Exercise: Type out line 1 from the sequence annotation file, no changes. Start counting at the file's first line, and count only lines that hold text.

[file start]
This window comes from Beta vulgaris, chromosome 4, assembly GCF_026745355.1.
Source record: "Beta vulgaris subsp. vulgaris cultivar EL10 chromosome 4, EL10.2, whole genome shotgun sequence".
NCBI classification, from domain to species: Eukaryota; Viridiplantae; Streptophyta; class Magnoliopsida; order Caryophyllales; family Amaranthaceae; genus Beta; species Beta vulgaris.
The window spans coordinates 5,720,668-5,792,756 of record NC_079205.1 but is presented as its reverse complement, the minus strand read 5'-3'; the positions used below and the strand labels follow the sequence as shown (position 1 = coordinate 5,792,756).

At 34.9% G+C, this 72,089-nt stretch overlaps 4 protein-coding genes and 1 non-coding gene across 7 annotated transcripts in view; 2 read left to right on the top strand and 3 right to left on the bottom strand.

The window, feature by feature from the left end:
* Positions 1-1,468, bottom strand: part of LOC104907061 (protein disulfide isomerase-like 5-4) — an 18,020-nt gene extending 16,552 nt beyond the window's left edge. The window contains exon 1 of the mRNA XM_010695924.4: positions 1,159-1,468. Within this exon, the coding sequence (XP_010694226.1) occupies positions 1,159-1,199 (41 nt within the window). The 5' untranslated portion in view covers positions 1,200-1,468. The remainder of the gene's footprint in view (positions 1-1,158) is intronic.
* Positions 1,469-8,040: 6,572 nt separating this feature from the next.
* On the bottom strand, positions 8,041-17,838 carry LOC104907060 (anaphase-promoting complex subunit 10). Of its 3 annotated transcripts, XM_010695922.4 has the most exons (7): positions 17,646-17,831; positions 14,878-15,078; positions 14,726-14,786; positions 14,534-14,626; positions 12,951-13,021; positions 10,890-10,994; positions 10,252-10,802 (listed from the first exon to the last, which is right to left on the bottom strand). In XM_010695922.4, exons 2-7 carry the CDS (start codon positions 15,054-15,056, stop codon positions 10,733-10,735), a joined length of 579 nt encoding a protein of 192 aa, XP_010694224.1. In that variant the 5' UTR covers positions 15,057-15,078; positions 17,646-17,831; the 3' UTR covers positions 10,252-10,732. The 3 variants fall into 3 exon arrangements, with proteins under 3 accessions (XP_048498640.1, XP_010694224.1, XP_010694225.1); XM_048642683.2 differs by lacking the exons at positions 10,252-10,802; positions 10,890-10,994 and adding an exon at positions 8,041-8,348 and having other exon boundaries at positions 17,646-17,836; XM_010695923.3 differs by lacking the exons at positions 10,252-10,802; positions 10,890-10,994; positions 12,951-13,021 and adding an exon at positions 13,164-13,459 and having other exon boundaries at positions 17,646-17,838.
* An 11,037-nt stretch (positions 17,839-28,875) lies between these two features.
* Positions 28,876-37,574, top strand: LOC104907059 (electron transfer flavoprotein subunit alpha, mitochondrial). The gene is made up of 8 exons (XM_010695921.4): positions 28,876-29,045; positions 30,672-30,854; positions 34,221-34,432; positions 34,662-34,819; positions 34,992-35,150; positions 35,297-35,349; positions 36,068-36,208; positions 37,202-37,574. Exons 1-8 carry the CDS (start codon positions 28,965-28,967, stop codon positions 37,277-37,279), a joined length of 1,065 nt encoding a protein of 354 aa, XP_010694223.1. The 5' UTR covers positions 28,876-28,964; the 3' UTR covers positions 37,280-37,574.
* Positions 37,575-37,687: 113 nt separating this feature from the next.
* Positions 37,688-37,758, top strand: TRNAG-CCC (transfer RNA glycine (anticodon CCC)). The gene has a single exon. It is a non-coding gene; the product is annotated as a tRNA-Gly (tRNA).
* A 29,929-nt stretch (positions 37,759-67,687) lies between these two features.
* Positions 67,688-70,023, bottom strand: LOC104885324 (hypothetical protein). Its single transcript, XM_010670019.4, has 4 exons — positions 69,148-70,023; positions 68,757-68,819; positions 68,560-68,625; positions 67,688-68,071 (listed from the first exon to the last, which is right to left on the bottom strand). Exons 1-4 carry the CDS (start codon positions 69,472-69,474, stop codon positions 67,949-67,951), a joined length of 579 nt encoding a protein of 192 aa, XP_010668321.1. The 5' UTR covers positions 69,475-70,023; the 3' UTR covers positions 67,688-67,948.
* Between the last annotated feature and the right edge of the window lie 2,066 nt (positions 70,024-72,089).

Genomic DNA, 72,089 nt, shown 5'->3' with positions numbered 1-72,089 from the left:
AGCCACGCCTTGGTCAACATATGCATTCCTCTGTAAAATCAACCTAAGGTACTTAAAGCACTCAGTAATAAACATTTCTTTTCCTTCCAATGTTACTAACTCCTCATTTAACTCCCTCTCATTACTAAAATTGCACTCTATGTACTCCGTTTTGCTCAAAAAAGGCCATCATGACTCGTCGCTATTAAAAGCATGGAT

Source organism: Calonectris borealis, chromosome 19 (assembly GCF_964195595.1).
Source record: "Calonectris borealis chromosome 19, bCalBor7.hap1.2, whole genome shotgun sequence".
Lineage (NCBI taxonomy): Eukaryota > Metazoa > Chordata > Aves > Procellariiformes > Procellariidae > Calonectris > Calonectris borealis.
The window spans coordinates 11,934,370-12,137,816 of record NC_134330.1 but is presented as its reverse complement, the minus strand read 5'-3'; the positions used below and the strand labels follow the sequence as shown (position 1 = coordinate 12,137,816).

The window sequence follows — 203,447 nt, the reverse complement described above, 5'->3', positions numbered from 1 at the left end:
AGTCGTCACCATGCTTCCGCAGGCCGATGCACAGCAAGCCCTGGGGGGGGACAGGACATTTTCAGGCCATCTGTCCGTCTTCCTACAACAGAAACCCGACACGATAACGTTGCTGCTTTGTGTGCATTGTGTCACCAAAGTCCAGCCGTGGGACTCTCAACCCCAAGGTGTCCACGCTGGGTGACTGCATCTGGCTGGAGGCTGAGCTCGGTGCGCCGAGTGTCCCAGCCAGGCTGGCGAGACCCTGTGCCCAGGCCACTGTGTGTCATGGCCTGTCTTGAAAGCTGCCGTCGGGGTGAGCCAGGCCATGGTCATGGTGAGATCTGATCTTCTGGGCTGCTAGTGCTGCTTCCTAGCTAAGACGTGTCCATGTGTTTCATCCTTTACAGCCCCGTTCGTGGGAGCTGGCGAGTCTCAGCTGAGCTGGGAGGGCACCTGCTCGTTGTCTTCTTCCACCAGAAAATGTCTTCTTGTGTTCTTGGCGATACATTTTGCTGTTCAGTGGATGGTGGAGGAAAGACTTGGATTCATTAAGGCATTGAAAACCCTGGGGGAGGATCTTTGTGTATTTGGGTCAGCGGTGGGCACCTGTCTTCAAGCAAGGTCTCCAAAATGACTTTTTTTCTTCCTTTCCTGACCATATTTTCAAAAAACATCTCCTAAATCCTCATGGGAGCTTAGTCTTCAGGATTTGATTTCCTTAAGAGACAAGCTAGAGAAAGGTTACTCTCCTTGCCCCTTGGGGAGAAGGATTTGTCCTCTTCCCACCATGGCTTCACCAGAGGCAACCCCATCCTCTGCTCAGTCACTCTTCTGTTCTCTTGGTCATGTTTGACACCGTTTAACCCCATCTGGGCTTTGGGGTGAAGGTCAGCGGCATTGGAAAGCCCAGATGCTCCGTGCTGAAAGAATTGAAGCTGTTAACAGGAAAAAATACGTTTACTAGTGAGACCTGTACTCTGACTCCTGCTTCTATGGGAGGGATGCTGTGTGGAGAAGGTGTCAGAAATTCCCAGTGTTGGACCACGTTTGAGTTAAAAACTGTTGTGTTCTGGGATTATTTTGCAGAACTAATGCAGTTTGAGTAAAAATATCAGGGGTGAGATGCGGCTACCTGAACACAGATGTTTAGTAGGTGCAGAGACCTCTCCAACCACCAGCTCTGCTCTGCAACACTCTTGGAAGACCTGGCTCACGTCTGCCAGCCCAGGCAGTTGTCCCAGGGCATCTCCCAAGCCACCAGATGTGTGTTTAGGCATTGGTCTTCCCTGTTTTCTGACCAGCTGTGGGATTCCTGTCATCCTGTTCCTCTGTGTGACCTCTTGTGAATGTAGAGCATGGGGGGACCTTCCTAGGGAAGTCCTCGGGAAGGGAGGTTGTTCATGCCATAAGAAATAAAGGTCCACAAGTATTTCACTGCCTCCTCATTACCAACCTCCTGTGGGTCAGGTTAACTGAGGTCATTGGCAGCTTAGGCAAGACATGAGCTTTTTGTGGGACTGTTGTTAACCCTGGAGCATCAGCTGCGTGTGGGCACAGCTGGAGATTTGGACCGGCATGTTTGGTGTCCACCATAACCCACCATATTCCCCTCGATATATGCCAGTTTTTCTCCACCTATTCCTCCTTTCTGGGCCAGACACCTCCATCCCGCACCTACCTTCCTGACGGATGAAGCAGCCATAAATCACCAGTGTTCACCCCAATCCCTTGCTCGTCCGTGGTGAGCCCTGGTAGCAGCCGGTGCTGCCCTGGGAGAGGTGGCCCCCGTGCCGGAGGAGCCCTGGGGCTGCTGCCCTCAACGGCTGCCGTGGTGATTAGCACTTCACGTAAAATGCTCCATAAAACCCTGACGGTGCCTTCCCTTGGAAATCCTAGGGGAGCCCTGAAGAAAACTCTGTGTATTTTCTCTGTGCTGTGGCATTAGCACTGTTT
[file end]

This window comes from Beta vulgaris, chromosome 4, assembly GCF_026745355.1.